The Sabi Sands, as the reserve is called, is a private reserve made up of multiple land owners, and is part of the Greater Kruger National Park. There is no fence between the reserve and the neighboring Kruger National Park, so animals are free to move between the two. It’s widely regarded as South Africa’s premier private game reserve, with some ultra-luxury lodges, offering some of the very best big cat viewing on the continent – and this is primarily a game viewing destination (there are great birds to be seen, but when you have almost unbelievably good game viewing at hand, you make the most of it!). And while there are those out there who want to spend serious buckets of money for serious luxury (umpteen bathrooms, private splash pools, private butlers etc), we tend to focus on the more affordable, down-to-earth lodges, offering plenty of comfort plus great game viewing. Why pay substantially more for one lodge when another one offers more than enough comfort plus the same game viewing?

3: Elephant Plains:

This lodge probably offers the best value for money in the entire reserve. We like the ‘rondavels’, which are more affordable and also more than comfortable. But if you have a bit extra, the luxury rooms are even better, if only for the views. The lodge is situated in the northern part of the reserve, accessed via Gowrie Gate. And Elephant Plains offers outstanding Leopard viewing in particular, plus of course the other big game species. The food is excellent as well, and the general lodge areas are very pleasant, with views over a riverbed to a waterhole on the other side that's often packed with Elephants during the heat of the day. The only slight downside is that it’s a ‘larger’ lodge, accommodating up to 24 guests, but still, you can’t really go wrong with Elephant Plains. See their website.

4: Nkorho Bush Lodge.

Nkorho is another family-run lodge, based in the north of the reserve and right on the boundary with the Kruger National Park. It’s nice and small, accommodating only 16 guests, and always has a family-feel to it – from the moment you arrive you feel most welcome. It also has a bit of a ‘heyday of safari’ charm to it – not to say it’s lacking in anything, but it has the ambiance and character of a place that’s been around for a while. And regular upgrades and improvements have kept it modern at the same time. The rooms are more than comfortable, the food and service are all top class. And the advantage of the location on the boundary with the Kruger is that you never know what’s going to cross over for a drink at the camp waterhole – you can be eating dinner and next minute get the call to go and see a pride of Lions taking a drink. That’s part of the excitement that Nkorho offers. See their website.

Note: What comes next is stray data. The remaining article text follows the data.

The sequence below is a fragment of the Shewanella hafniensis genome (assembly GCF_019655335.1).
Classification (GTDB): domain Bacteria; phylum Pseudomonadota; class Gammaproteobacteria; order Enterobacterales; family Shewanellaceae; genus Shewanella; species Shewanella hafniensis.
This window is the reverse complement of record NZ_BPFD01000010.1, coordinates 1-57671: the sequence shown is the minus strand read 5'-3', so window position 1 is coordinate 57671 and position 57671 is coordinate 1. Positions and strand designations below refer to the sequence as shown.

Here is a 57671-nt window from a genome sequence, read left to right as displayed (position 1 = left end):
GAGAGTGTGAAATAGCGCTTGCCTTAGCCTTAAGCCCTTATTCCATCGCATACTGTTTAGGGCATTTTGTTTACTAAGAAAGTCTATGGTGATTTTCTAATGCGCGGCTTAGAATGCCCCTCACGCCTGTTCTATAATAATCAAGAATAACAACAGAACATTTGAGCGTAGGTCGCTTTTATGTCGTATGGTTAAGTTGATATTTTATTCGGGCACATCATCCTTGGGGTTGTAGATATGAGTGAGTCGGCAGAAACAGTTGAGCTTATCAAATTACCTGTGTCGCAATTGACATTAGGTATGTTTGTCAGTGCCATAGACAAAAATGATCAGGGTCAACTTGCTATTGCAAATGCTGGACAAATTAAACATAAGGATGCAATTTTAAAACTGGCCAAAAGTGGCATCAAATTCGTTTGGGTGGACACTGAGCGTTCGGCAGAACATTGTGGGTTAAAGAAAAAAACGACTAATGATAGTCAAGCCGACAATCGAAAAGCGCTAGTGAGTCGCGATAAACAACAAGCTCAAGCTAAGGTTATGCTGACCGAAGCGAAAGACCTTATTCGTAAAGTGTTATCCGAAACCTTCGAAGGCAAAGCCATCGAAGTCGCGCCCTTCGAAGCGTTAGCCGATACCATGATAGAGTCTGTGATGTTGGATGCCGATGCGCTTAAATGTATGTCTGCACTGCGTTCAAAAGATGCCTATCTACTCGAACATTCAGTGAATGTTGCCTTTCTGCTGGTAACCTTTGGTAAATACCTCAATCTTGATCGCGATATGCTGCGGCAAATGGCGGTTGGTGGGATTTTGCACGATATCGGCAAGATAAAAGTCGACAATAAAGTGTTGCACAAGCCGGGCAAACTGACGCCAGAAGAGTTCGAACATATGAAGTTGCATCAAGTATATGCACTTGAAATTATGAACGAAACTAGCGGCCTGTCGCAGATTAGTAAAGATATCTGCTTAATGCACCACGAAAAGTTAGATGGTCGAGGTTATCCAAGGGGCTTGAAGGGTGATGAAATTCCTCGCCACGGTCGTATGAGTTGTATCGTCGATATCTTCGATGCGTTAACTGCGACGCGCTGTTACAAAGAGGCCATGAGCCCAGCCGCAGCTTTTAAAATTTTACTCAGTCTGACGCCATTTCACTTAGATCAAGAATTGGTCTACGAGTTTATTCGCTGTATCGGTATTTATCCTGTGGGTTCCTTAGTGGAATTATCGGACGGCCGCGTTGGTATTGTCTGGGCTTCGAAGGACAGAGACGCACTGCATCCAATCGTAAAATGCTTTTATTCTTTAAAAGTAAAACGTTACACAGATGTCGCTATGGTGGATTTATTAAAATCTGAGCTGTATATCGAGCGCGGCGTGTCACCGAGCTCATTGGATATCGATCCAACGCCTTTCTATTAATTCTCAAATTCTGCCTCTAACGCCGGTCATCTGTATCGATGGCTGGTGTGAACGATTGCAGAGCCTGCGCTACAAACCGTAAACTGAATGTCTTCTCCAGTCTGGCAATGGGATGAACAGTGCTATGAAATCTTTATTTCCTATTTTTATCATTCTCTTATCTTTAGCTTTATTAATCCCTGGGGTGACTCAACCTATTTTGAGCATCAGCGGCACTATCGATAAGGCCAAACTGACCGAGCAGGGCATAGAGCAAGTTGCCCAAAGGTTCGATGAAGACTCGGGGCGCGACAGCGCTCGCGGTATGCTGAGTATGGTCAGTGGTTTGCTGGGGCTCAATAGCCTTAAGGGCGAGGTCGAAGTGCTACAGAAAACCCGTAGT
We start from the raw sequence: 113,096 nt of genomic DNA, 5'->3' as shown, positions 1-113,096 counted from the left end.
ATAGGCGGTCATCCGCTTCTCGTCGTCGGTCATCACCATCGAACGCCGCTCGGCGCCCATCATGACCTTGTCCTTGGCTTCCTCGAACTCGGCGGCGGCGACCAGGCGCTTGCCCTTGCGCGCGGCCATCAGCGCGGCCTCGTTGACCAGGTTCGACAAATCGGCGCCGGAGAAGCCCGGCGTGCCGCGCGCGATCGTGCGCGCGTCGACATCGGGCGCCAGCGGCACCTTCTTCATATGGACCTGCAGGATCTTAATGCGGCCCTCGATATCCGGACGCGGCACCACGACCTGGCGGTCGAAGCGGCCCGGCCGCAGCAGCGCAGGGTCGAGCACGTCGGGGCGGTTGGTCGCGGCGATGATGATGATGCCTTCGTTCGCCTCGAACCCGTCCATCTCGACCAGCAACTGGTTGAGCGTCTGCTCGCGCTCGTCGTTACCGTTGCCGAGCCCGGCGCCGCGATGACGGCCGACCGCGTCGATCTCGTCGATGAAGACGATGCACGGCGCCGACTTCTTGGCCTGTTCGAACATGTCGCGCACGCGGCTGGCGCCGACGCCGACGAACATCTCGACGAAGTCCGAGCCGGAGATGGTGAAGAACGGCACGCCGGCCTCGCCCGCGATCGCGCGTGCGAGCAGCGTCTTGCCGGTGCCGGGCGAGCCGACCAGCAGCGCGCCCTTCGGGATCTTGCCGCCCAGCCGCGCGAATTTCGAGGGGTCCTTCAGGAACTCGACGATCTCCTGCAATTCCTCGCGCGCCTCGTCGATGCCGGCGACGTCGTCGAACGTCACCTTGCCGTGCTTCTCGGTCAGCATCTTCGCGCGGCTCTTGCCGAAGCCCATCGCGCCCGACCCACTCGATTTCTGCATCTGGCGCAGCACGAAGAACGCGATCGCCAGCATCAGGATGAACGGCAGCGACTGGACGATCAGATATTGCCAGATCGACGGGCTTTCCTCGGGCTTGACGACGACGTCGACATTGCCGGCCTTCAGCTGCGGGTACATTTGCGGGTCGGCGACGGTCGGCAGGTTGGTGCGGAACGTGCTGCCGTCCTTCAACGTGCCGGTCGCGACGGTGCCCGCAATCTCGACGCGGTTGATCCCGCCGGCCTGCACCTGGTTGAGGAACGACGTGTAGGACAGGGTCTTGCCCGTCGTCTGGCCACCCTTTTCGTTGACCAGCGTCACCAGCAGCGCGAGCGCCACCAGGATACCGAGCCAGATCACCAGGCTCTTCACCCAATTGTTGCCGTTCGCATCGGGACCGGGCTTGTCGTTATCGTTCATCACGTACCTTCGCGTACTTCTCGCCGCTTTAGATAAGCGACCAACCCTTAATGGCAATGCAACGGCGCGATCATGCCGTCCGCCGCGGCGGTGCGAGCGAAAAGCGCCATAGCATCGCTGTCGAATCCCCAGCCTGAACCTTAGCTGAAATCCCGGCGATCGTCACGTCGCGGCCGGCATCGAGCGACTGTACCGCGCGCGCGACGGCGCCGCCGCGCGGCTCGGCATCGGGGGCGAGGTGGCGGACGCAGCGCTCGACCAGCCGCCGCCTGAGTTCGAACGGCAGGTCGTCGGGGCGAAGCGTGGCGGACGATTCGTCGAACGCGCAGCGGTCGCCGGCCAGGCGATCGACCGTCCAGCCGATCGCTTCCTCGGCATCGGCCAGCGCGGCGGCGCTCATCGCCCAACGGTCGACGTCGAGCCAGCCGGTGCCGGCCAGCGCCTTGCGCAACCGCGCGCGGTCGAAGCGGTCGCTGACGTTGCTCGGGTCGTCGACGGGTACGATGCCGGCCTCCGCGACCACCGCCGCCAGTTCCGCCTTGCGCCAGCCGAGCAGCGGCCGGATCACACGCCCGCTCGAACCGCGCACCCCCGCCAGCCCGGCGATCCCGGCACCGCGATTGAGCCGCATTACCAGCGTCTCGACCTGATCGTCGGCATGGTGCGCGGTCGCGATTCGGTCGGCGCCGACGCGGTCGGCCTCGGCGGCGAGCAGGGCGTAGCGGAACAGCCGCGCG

5: Idube Game Reserve:

The third of our Sabi Sands lodges, Idube is another family-owned establishment, located in the ‘western sector’ of the reserve. The nice thing about this area is the access to the Sand River, and the 10 000 hectare traversing area is just superb. Idube is also a smaller lodge, accommodating a maximum of 18 guests. The rooms are well-appointed and very comfortable; there are standard chalets, as well as three luxury suites for those who want a bit extra. Idube also offers a welcoming, homely ambiance, wonderful food, top class service and of course great game viewing – the southern plains of the traversing area are ideal for Cheetah, while Leopards, Lions and even Wild Dogs are found throughout the area. There’s a sunken hide looking on to a waterhole for photography in the camp (accessible at your leisure during the day), and the Nyala and Warthogs that frequent the lawns just add to the charm of Idube – but keep your eyes open, as the resident Leopard may just come waltzing through the camp looking for a chance to catch an unsuspecting Nyala or ‘hog! Indeed, a stay at Idube is pure excitement from start to finish, and it's the kind of place that often turns first-time visitors into repeat guests. See their website.